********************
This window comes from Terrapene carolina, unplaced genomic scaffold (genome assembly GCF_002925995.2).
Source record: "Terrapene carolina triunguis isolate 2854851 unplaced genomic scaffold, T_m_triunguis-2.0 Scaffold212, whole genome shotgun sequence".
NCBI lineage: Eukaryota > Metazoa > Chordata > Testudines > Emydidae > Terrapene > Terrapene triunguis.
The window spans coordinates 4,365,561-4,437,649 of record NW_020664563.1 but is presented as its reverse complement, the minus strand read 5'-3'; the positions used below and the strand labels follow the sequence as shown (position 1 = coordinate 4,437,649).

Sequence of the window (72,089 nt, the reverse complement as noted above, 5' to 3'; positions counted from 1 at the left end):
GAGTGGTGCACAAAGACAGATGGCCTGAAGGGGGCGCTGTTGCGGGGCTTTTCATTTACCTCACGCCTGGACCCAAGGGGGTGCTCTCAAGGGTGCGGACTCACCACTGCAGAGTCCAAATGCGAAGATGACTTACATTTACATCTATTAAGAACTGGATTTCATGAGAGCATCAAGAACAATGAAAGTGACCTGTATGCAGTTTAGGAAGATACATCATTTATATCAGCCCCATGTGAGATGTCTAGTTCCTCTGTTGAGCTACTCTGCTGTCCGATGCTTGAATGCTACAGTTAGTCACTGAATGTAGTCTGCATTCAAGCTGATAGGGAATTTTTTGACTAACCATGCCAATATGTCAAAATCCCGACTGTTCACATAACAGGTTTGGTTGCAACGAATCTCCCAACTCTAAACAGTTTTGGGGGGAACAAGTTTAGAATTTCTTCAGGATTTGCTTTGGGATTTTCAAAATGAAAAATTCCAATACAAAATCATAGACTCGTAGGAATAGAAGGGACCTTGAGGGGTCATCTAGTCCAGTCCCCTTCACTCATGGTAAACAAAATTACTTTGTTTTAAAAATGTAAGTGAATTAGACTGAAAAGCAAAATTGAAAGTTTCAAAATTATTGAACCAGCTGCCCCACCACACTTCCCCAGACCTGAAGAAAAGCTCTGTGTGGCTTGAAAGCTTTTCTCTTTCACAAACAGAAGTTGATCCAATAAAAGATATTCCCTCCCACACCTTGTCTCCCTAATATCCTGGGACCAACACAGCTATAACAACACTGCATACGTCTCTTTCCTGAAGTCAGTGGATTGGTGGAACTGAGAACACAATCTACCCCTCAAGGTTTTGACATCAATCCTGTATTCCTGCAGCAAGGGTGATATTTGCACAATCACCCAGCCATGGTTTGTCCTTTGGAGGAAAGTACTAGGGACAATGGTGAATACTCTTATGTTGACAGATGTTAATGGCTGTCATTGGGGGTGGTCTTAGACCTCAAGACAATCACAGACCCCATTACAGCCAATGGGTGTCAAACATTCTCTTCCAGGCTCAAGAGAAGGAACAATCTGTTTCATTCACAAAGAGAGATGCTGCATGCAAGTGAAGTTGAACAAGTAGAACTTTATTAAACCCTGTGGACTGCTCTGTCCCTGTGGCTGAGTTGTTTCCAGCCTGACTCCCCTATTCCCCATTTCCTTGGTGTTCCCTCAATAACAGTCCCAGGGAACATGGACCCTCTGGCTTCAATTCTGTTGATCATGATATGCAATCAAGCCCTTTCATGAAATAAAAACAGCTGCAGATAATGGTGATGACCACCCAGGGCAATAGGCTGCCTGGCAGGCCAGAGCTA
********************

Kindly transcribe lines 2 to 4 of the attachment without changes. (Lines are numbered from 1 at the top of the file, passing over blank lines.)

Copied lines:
Source record: "Terrapene carolina triunguis isolate 2854851 unplaced genomic scaffold, T_m_triunguis-2.0 Scaffold212, whole genome shotgun sequence".
NCBI lineage: Eukaryota > Metazoa > Chordata > Testudines > Emydidae > Terrapene > Terrapene triunguis.
The window spans coordinates 4,365,561-4,437,649 of record NW_020664563.1 but is presented as its reverse complement, the minus strand read 5'-3'; the positions used below and the strand labels follow the sequence as shown (position 1 = coordinate 4,437,649).